Those who are in Christ are not under law, but they are under Grace. And grace is many things, including a government. It is the government of God; the rule of His Christ. Changed lives come as the work of Christ is appropriated by the Holy Spirit. This happens through faith, and occurs bottom-up, inside-out. Living the Christian life is nothing other than the outworking of New Covenant DNA implanted by new birth. Church life is from the same source and works in the same way. This Spirit-indwelt Christ-life, the newness of those born again, manifests Heaven here on earth. It does so in time and space. As it grows and develops it establishes itself, transforming lives, families, cities and nations.

May our local churches be as much the fruit of the New Covenant as any glimpsed on the pages of our New Testament. Flow, river, flow! It is crucial that they be the works of God, not the strivings of men.

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New Covenant DNA

When men build, it usually happens top-down, outside-in.

In come the diggers and graders. When the dust settles the site has been cleared as man imposes his will on his environment. Once the clearing is done, the meticulous process of construction begins. Everything is by design, and the sequencing is precise. Careful coordination ensures that the trades make their contribution at just the right time. Hardhats huddle and machinery stands. Progress bows to head scratching and problem-solving as unanticipated challenges present themselves. Ingenuity and engineering spar with budgets and other constraints. By torturous toil, something rises out of nothing, or at least appears to do so. Elsewhere, quarries scar the landscape, having offered up their treasures to those who hold the purse strings.

The Lord goes about things a little differently. He works bottom-up and inside-out.

The entire oak is in the acorn. It germinates in soil enriched by the falling leaves of innumerable autumns. Not much to look at, that acorn. Or any other seed, for that matter. But the marvels of DNA ensure that what is embedded in the essential nature of the seed will manifest. What emerges is show-stopping jaw-dropping splendour, should the environment approximate the conducive.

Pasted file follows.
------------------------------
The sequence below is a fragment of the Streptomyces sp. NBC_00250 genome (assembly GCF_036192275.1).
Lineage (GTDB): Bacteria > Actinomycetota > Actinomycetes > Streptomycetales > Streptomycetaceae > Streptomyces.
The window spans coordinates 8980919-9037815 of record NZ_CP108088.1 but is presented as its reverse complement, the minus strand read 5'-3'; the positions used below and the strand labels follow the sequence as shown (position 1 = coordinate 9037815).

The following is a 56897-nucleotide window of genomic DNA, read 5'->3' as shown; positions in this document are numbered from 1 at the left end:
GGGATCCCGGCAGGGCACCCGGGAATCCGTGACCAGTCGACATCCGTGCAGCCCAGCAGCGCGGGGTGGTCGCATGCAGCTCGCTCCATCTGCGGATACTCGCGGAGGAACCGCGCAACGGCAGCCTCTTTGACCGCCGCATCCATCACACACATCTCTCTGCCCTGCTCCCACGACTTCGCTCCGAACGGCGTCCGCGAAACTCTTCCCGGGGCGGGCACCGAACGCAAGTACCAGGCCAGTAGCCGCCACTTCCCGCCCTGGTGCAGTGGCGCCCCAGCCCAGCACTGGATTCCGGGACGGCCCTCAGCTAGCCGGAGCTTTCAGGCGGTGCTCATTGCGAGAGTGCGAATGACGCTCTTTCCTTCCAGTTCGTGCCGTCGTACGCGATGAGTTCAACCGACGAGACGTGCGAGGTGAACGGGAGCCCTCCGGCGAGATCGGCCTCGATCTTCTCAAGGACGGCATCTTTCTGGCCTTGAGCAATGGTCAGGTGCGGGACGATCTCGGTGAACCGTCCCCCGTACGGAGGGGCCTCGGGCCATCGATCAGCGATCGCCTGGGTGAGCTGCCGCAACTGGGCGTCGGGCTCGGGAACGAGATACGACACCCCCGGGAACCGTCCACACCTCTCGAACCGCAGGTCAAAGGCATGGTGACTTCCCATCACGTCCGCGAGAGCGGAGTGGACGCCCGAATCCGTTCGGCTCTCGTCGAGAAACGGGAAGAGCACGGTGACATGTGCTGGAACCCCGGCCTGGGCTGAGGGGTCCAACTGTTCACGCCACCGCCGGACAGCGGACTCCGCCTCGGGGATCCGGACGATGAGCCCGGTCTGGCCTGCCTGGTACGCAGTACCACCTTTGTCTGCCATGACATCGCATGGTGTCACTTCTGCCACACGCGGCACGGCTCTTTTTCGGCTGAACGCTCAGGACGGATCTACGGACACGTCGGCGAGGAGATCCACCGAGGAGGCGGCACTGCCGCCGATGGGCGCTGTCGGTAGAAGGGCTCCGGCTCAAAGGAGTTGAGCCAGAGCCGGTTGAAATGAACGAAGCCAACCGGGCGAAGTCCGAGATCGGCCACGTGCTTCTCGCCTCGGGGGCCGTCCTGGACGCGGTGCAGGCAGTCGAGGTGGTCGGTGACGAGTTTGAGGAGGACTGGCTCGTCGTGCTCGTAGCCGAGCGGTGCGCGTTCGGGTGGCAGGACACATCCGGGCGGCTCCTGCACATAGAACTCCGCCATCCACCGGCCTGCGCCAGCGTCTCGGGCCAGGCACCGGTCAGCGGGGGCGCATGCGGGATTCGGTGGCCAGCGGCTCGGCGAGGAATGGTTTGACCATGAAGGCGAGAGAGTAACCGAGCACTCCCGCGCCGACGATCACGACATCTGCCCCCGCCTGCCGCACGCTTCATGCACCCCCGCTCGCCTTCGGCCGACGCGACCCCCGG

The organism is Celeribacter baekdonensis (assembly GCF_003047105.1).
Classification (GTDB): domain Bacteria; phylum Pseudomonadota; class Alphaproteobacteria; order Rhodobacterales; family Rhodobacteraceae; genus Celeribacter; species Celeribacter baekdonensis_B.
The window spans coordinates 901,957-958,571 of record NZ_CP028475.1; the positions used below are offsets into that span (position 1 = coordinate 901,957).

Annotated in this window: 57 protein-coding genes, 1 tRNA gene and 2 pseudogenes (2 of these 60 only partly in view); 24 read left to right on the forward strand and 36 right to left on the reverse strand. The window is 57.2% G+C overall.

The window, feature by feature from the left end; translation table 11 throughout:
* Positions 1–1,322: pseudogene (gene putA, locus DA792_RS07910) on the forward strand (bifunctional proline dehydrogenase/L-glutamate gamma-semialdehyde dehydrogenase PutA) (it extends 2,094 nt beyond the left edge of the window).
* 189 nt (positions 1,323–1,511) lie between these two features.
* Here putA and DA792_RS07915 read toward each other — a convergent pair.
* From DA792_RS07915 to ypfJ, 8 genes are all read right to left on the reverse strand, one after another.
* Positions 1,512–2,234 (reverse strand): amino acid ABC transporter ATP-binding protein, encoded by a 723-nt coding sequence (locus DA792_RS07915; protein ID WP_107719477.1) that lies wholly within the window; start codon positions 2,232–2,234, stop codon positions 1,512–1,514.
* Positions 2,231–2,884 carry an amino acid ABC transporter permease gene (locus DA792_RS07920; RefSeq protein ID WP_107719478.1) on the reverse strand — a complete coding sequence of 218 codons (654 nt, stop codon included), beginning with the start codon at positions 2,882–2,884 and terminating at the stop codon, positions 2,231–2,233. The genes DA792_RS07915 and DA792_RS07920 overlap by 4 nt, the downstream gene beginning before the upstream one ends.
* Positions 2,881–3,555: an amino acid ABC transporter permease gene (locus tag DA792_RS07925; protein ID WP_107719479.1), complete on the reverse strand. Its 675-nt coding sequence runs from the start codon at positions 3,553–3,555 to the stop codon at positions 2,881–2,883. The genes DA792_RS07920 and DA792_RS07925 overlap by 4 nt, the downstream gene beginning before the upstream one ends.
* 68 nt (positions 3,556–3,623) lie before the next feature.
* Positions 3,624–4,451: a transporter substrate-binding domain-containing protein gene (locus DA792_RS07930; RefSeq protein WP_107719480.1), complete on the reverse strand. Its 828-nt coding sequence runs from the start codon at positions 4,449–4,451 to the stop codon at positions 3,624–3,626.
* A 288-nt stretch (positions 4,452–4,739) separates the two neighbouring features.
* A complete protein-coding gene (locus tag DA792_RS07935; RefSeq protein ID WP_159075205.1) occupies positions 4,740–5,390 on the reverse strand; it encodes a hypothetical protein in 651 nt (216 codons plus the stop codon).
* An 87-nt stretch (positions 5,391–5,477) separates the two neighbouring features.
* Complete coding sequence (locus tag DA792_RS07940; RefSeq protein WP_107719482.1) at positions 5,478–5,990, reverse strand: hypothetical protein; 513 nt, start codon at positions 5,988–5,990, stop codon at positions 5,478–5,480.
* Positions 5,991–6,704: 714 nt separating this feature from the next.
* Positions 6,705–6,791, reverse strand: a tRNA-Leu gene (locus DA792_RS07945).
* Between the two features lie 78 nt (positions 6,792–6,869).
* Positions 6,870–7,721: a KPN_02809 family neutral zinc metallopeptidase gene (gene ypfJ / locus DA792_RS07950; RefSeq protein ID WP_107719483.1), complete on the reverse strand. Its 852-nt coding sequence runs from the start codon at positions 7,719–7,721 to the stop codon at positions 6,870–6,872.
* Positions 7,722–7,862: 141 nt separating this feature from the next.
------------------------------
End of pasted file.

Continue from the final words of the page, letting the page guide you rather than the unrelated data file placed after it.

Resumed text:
Some would argue that to contrast things thus is to oversimplify. Perhaps. But even in His workings in and through our humanity, these principles can be observed. Remember Abraham and Sarah. The best they could do in their own strength was an Ishmael. God’s purposes unfolded through Isaac. A seed implanted in a barren womb, through whom all the nations of the earth were blessed. And remember when the Israelites left Egypt. Isn’t it amazing that a bunch of ex-slaves could build something as stunning as the tabernacle in that desolate wilderness? No hardware store to visit. No subcontractor to quote on the job. The tabernacle and all its trappings were in the nation’s DNA. All the necessary craftsmanship, as well as more than a little Egyptian loot. With the people living in tents, when God ordered His own, the oak was already nestled in the acorn.

The unfolding story of the church in Acts follows a similar sub-plot. Embedded in the apostolic DNA of the Twelve was all that was needed. The acorn in the upper room to become the oak of the church throughout the Roman Empire. A few chapters in and we have deacons in Jerusalem. A few chapters more and the prophets and teachers show themselves in Antioch. By the time we get to the end of the book the elders, shepherds and evangelists have shown themselves. Amidst a spectacular array of other gifts at that. Everything was in the seed, and Word and Spirit was at work to nurture and develop the unfolding growth. How genius is our God!

Raindrop to rain and acorn to oak is the local church to the bride of Christ. Believer and local church alike are in Christ, and Christ by His Spirit is in them. They are manifestations in the temporal of the glorious, spiritual eternal. This is how the kingdom of heaven colonises earth. New birth. New creations. New nature. New Covenant DNA. With the new then refreshing, renewing, reclaiming and restoring the face of the planet. Death yield to resurrection before this Life-flow.

Let carnal wisdom loose on the building site, and in comes the earth moving equipment. Seeds, saplings and trees alike are swept aside. Scripts are meticulously followed. Hardhats caucus and budgets determine the constraints. With all said and done, dust settled and backs slapped, our achievements can impress. Which is why it’s so ironic that as we stand on the deck drinking champagne, we’re admiring the majestic old oak on the vacant lot next door.